Winston Hansma simulates what working with a 2-year-old on a flag looks like. He demonstrates how he works on the fundamentals with the horse to help him grow in his training and use his hands in accordance with his feet.
As you get more comfortable working the cow, Cody instructs you to use your feet to keep your horse straight, and to finish your turns. Don't let your horse push into the cow, and keep them between your hands.
Cody talks about when it's okay to quit your cow and back off, and when you will lose points for quitting. When a cow is not engaging with you, you can quit and choose another. Be careful not to hot quit a cow when it is engaging with you.
Once you've selected a cow to cut, keep a straight line across the pen and keep it from returning to the herd. Keep pace with the cow by staying in line with his eye, and hold your straight line across the pen.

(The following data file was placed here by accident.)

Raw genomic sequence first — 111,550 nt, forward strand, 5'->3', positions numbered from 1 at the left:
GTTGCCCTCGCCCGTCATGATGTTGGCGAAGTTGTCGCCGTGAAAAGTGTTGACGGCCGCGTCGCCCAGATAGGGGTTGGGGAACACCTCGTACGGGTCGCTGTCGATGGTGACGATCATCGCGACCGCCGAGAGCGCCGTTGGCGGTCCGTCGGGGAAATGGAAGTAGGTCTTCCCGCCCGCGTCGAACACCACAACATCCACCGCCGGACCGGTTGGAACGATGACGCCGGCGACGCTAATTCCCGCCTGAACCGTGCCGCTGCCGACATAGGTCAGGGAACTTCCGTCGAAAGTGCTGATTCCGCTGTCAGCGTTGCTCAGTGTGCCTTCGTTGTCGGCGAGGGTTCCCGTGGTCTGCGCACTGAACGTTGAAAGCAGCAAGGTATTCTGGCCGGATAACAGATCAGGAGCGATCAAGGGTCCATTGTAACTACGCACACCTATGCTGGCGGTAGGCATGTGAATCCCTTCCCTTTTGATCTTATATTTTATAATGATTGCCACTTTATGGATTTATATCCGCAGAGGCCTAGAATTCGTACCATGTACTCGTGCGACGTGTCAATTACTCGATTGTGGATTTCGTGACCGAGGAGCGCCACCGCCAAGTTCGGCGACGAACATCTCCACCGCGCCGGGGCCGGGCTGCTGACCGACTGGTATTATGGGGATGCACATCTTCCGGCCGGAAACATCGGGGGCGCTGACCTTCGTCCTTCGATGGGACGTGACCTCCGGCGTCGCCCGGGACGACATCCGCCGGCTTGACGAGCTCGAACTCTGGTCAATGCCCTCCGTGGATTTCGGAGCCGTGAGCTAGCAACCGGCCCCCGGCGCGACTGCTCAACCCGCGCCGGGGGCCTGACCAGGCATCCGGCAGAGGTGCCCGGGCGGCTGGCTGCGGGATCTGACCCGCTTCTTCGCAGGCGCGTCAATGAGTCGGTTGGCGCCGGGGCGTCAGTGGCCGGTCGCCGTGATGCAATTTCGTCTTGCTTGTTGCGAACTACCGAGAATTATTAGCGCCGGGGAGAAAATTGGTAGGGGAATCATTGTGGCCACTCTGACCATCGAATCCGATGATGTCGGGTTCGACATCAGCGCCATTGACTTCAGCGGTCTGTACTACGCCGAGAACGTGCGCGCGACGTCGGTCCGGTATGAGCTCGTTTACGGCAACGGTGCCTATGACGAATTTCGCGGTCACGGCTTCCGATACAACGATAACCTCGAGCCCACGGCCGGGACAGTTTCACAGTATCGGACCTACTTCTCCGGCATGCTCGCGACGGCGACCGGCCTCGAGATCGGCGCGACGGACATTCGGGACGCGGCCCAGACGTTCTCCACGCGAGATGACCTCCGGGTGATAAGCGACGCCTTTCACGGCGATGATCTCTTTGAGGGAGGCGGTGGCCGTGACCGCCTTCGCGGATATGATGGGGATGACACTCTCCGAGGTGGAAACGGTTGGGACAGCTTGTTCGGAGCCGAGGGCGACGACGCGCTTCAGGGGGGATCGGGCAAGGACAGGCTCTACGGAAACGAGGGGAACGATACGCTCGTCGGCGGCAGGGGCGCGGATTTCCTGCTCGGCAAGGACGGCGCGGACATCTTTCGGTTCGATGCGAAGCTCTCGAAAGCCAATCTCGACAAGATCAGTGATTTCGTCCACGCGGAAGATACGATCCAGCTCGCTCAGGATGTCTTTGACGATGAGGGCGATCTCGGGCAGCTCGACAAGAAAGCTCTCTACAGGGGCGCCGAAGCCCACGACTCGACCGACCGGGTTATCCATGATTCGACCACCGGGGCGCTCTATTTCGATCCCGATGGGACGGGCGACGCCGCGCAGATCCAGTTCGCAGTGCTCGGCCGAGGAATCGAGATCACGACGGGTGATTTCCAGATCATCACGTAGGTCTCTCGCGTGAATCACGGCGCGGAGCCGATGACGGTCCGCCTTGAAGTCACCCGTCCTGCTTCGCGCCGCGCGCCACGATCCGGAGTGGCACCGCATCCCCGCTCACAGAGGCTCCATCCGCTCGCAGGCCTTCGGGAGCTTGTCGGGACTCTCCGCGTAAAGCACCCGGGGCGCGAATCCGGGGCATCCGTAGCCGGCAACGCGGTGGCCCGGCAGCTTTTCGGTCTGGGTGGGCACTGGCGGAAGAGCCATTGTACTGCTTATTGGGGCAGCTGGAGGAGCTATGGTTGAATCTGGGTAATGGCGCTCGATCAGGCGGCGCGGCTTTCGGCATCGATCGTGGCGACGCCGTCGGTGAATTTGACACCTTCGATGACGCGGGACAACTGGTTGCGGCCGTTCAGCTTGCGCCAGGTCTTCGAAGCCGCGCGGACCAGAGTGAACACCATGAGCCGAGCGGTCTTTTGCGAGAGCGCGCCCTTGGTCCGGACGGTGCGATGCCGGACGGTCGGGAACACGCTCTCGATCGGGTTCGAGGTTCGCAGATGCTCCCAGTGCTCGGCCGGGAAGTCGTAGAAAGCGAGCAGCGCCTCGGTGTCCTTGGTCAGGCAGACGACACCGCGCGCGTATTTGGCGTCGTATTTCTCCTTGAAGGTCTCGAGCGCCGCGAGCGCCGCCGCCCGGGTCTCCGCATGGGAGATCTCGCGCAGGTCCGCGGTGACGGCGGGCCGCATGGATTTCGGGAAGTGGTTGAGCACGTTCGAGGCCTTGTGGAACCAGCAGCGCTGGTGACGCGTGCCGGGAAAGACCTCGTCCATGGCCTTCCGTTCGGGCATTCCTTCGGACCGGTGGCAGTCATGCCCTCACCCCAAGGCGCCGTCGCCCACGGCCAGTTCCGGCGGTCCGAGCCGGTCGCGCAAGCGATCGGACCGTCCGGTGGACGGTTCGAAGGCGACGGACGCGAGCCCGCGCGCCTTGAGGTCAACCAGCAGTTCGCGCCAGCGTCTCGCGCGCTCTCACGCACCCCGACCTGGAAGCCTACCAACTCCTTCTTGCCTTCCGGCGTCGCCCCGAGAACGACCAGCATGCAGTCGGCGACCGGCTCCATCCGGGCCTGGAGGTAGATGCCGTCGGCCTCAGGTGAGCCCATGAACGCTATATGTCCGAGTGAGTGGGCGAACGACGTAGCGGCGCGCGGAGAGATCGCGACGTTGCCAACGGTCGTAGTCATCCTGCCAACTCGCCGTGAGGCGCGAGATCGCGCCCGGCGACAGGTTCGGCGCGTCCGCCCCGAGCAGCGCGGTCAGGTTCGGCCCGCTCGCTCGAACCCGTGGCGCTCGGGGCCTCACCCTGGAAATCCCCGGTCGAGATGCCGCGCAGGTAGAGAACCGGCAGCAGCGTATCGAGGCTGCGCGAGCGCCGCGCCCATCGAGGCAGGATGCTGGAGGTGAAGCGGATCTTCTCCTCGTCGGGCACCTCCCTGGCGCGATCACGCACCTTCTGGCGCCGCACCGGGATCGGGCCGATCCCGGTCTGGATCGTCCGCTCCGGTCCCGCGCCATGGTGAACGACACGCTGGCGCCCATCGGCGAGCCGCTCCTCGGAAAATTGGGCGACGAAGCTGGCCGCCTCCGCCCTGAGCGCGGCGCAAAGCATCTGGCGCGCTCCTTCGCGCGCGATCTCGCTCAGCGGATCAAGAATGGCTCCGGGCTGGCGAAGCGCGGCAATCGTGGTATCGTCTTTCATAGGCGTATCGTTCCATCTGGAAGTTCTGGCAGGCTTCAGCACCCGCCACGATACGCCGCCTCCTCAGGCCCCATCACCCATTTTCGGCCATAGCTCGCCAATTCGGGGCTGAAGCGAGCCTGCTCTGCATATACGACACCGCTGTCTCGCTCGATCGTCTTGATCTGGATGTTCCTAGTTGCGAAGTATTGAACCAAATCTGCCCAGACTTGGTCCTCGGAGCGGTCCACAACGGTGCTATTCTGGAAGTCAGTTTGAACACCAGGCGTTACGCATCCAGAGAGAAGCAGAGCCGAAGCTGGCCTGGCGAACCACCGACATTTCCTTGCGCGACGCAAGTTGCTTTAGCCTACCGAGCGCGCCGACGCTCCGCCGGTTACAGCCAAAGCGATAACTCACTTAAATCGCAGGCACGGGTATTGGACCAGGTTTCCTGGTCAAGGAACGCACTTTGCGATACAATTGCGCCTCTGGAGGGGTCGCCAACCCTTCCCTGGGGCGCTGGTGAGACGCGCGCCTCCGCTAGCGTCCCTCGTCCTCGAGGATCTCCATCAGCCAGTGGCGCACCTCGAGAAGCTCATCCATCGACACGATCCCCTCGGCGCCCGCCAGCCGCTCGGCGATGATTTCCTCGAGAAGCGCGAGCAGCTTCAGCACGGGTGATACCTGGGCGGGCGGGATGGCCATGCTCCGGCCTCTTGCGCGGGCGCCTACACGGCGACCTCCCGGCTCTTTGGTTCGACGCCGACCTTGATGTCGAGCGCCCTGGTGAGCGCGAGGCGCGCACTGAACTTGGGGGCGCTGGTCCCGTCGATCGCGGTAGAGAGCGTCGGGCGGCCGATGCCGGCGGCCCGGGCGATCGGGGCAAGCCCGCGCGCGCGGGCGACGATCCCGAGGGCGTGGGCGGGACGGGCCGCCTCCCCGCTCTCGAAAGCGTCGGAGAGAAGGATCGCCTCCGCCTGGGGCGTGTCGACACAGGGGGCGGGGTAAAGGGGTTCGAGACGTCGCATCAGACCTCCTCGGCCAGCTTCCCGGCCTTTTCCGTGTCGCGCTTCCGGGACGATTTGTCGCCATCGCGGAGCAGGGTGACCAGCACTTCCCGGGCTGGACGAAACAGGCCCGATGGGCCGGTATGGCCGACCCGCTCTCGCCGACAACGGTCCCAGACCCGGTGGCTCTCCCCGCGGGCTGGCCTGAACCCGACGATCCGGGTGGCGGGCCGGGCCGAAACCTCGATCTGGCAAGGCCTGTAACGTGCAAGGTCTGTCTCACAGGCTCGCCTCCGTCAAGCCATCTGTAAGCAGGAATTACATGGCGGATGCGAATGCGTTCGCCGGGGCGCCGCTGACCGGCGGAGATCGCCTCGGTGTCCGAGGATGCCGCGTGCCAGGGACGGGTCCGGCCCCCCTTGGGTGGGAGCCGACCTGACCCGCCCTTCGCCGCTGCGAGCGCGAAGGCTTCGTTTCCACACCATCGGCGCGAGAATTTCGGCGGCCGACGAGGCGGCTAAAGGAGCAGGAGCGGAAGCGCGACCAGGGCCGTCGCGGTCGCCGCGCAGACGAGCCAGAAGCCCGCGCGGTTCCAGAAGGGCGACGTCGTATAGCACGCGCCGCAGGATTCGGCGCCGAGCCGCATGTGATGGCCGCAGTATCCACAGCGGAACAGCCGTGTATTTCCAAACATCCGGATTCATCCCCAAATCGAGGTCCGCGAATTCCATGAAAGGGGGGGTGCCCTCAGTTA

Cody walks through the herd and explains why it is important to settle them, and inspect the cows as you ride through. This is a time to check cattle for health problems, or any other issues that might make them not a suitable choice when picking one to cut.
Step into the lives of Horse&Rider OnDemand cutting experts RL Chartier and Winston Hansma. From the beginning until now, these trainers share their stories and provide insight as to what has shaped them into incredible horsemen.
Although a finished cutting horse doesn't require you to use your hands as often, when you're working with a young cutting horse, your hands are essential tools to train him to accurately perform his job.
Using a martingale on your horse in the practice pen will help him keep his head lower through the turns or keep his head lower while working on backing. Learn how to properly use one with RL Chartier.